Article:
“Scams targeting crypto enthusiasts are becoming increasingly common, and their scope and sophistication are growing,” comments CERT-GIB. “Crypto giveaway scams have evolved into a profitable illicit market segment. Small-time scammers and more advanced cybercriminals band together, allowing them to automate and streamline operations.”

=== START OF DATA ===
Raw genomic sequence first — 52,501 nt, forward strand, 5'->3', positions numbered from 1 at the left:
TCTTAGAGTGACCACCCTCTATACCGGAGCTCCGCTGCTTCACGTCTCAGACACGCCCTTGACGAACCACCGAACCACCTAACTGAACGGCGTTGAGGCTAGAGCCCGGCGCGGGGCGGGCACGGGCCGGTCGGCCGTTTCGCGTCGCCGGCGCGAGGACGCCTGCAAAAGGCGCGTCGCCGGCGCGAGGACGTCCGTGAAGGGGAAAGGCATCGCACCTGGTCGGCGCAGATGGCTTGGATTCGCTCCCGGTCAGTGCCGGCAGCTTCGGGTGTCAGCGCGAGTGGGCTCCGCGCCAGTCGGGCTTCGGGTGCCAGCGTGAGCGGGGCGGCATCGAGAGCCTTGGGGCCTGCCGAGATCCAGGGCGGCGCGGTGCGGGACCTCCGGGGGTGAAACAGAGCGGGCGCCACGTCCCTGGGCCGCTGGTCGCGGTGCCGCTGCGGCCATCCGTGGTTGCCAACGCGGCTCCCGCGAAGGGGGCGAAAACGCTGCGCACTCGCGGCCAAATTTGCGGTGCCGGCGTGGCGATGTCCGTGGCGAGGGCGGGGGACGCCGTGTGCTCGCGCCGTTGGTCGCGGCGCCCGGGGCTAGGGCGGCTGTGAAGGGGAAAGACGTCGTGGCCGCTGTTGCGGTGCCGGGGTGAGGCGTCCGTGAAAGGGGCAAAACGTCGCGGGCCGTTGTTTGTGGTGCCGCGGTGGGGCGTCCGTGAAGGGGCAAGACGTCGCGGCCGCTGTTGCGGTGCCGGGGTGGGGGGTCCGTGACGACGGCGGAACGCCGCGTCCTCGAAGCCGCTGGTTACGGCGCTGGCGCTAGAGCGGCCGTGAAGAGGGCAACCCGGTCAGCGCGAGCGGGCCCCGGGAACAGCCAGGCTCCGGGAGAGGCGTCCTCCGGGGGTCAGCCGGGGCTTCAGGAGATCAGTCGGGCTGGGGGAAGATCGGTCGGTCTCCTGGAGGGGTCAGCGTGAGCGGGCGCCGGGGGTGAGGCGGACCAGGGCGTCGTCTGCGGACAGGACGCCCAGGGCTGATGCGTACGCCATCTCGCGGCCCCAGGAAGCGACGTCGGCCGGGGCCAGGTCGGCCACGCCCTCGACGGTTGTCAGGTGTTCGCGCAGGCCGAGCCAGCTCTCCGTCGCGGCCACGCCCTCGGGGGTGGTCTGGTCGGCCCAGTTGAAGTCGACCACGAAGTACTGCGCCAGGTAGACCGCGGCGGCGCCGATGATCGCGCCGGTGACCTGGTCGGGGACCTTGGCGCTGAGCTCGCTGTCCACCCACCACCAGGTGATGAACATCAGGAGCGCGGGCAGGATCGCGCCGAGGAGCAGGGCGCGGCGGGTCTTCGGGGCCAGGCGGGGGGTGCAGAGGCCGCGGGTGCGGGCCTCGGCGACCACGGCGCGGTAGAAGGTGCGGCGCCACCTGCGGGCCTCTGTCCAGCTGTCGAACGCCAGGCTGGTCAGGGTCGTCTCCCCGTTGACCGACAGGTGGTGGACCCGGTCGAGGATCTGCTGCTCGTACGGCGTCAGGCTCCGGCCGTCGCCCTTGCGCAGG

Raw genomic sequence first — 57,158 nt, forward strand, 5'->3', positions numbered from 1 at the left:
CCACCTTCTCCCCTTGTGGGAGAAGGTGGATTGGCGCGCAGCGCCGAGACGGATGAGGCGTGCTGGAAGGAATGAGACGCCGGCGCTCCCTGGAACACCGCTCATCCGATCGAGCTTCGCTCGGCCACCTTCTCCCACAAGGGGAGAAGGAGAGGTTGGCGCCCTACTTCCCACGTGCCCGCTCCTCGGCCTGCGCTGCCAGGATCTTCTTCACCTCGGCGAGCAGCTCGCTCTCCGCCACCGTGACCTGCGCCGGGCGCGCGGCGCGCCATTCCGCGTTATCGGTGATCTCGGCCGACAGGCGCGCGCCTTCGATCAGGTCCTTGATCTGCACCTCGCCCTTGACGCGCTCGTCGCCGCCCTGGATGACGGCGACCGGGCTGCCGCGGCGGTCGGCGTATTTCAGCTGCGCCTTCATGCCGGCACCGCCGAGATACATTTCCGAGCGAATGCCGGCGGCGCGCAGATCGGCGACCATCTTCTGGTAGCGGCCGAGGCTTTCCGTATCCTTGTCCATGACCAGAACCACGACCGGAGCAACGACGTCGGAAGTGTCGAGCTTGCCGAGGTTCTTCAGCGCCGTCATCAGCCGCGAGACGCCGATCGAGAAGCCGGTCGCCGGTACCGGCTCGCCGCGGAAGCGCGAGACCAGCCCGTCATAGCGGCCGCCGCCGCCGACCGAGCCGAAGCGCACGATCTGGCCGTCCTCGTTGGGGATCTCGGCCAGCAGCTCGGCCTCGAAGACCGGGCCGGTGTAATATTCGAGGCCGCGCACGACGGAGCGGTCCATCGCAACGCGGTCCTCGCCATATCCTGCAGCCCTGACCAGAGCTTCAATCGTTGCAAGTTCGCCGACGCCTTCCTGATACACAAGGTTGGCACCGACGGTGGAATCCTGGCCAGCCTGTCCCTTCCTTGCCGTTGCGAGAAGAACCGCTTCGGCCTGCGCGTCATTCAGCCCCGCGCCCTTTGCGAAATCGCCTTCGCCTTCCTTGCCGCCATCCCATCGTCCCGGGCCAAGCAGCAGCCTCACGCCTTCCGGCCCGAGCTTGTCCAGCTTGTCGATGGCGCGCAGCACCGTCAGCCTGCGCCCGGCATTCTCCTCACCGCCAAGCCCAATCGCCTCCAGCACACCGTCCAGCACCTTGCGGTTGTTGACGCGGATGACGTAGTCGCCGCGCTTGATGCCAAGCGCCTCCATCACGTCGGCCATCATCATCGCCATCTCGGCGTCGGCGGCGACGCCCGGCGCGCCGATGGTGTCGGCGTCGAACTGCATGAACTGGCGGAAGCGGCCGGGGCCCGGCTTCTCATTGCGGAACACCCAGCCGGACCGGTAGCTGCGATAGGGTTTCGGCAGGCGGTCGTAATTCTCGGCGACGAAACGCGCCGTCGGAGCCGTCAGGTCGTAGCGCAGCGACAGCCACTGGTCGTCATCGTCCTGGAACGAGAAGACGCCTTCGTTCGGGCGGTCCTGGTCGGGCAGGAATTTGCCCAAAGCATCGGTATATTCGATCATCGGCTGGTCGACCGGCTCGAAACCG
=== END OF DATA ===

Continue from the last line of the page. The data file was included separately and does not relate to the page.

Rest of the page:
Users are advised to be vigilant about free giveaways and not to share confidential data on rogue websites. Double-check the legitimacy of the streams and the websites you visit using official sources only. If you cannot find any information about the promotion taking place, you are likely being deceived. Seed phrases must be kept secret and stored securely. To do so, use password management tools. To minimize the risk of leakage, prioritize desktop solutions over cloud-based ones. You risk being deceived twice if you have already transferred your crypto to fraudsters and want your money back. People who message victims on forums offering help often turn out to be scammers themselves.